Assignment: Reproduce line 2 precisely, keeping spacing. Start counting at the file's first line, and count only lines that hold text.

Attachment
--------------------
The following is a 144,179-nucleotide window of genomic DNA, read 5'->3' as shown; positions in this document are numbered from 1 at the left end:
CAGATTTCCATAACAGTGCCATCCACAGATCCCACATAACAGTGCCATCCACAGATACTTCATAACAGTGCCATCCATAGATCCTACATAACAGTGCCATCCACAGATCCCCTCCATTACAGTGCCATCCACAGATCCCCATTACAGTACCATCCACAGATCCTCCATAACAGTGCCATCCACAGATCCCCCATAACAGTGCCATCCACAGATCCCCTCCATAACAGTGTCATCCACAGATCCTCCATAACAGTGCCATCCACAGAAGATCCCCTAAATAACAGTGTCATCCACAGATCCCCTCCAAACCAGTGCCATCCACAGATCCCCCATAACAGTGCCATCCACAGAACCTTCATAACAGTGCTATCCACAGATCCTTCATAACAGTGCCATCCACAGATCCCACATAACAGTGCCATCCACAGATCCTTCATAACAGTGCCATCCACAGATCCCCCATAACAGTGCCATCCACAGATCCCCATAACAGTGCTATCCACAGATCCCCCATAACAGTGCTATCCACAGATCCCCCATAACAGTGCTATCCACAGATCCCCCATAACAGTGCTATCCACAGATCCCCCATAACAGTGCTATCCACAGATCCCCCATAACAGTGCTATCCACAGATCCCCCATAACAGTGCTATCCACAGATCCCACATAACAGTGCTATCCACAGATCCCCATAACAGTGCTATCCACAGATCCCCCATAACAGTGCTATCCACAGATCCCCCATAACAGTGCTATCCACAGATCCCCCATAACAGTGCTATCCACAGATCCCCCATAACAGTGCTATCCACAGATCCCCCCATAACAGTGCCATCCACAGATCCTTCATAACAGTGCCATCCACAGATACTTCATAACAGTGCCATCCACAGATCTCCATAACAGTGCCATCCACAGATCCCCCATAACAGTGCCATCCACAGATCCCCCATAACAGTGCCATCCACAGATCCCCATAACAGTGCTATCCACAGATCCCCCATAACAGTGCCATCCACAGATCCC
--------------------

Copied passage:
CAGATTTCCATAACAGTGCCATCCACAGATCCCACATAACAGTGCCATCCACAGATACTTCATAACAGTGCCATCCATAGATCCTACATAACAGTGCCATCCACAGATCCCCTCCATTACAGTGCCATCCACAGATCCCCATTACAGTACCATCCACAGATCCTCCATAACAGTGCCATCCACAGATCCCCCATAACAGTGCCATCCACAGATCCCCTCCATAACAGTGTCATCCACAGATCCTCCATAACAGTGCCATCCACAGAAGATCCCCTAAATAACAGTGTCATCCACAGATCCCCTCCAAACCAGTGCCATCCACAGATCCCCCATAACAGTGCCATCCACAGAACCTTCATAACAGTGCTATCCACAGATCCTTCATAACAGTGCCATCCACAGATCCCACATAACAGTGCCATCCACAGATCCTTCATAACAGTGCCATCCACAGATCCCCCATAACAGTGCCATCCACAGATCCCCATAACAGTGCTATCCACAGATCCCCCATAACAGTGCTATCCACAGATCCCCCATAACAGTGCTATCCACAGATCCCCCATAACAGTGCTATCCACAGATCCCCCATAACAGTGCTATCCACAGATCCCCCATAACAGTGCTATCCACAGATCCCCCATAACAGTGCTATCCACAGATCCCACATAACAGTGCTATCCACAGATCCCCATAACAGTGCTATCCACAGATCCCCCATAACAGTGCTATCCACAGATCCCCCATAACAGTGCTATCCACAGATCCCCCATAACAGTGCTATCCACAGATCCCCCATAACAGTGCTATCCACAGATCCCCCCATAACAGTGCCATCCACAGATCCTTCATAACAGTGCCATCCACAGATACTTCATAACAGTGCCATCCACAGATCTCCATAACAGTGCCATCCACAGATCCCCCATAACAGTGCCATCCACAGATCCCCCATAACAGTGCCATCCACAGATCCCCATAACAGTGCTATCCACAGATCCCCCATAACAGTGCCATCCACAGATCCC